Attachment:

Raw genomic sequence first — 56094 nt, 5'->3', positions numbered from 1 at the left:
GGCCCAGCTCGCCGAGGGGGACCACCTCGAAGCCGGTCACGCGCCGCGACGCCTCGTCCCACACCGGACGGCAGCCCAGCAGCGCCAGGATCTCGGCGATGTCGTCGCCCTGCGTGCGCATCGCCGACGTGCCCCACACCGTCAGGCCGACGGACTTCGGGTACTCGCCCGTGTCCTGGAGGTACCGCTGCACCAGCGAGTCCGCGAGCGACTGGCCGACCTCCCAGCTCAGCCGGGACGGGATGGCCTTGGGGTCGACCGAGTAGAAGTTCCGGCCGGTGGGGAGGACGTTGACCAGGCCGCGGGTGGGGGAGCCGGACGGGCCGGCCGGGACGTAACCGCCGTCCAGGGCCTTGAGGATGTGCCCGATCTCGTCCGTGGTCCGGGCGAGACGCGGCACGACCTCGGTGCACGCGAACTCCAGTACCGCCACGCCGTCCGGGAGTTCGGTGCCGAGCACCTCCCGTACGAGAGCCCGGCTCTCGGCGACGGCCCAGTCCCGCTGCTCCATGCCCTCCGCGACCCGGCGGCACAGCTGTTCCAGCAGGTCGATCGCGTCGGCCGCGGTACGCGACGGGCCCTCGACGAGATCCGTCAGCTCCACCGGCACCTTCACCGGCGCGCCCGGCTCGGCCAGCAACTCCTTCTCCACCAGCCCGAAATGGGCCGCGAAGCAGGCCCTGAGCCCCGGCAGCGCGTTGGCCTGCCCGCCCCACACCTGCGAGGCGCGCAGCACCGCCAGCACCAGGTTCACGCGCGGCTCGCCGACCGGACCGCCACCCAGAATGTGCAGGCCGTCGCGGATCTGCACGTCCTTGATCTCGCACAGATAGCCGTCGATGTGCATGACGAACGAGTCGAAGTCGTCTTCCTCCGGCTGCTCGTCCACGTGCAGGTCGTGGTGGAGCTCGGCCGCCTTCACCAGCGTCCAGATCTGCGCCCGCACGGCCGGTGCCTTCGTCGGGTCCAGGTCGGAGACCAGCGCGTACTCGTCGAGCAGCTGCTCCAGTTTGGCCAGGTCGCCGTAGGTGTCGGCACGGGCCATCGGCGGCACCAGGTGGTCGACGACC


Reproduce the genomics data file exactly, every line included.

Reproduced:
Raw genomic sequence first — 56094 nt, 5'->3', positions numbered from 1 at the left:
GGCCCAGCTCGCCGAGGGGGACCACCTCGAAGCCGGTCACGCGCCGCGACGCCTCGTCCCACACCGGACGGCAGCCCAGCAGCGCCAGGATCTCGGCGATGTCGTCGCCCTGCGTGCGCATCGCCGACGTGCCCCACACCGTCAGGCCGACGGACTTCGGGTACTCGCCCGTGTCCTGGAGGTACCGCTGCACCAGCGAGTCCGCGAGCGACTGGCCGACCTCCCAGCTCAGCCGGGACGGGATGGCCTTGGGGTCGACCGAGTAGAAGTTCCGGCCGGTGGGGAGGACGTTGACCAGGCCGCGGGTGGGGGAGCCGGACGGGCCGGCCGGGACGTAACCGCCGTCCAGGGCCTTGAGGATGTGCCCGATCTCGTCCGTGGTCCGGGCGAGACGCGGCACGACCTCGGTGCACGCGAACTCCAGTACCGCCACGCCGTCCGGGAGTTCGGTGCCGAGCACCTCCCGTACGAGAGCCCGGCTCTCGGCGACGGCCCAGTCCCGCTGCTCCATGCCCTCCGCGACCCGGCGGCACAGCTGTTCCAGCAGGTCGATCGCGTCGGCCGCGGTACGCGACGGGCCCTCGACGAGATCCGTCAGCTCCACCGGCACCTTCACCGGCGCGCCCGGCTCGGCCAGCAACTCCTTCTCCACCAGCCCGAAATGGGCCGCGAAGCAGGCCCTGAGCCCCGGCAGCGCGTTGGCCTGCCCGCCCCACACCTGCGAGGCGCGCAGCACCGCCAGCACCAGGTTCACGCGCGGCTCGCCGACCGGACCGCCACCCAGAATGTGCAGGCCGTCGCGGATCTGCACGTCCTTGATCTCGCACAGATAGCCGTCGATGTGCATGACGAACGAGTCGAAGTCGTCTTCCTCCGGCTGCTCGTCCACGTGCAGGTCGTGGTGGAGCTCGGCCGCCTTCACCAGCGTCCAGATCTGCGCCCGCACGGCCGGTGCCTTCGTCGGGTCCAGGTCGGAGACCAGCGCGTACTCGTCGAGCAGCTGCTCCAGTTTGGCCAGGTCGCCGTAGGTGTCGGCACGGGCCATCGGCGGCACCAGGTGGTCGACGACC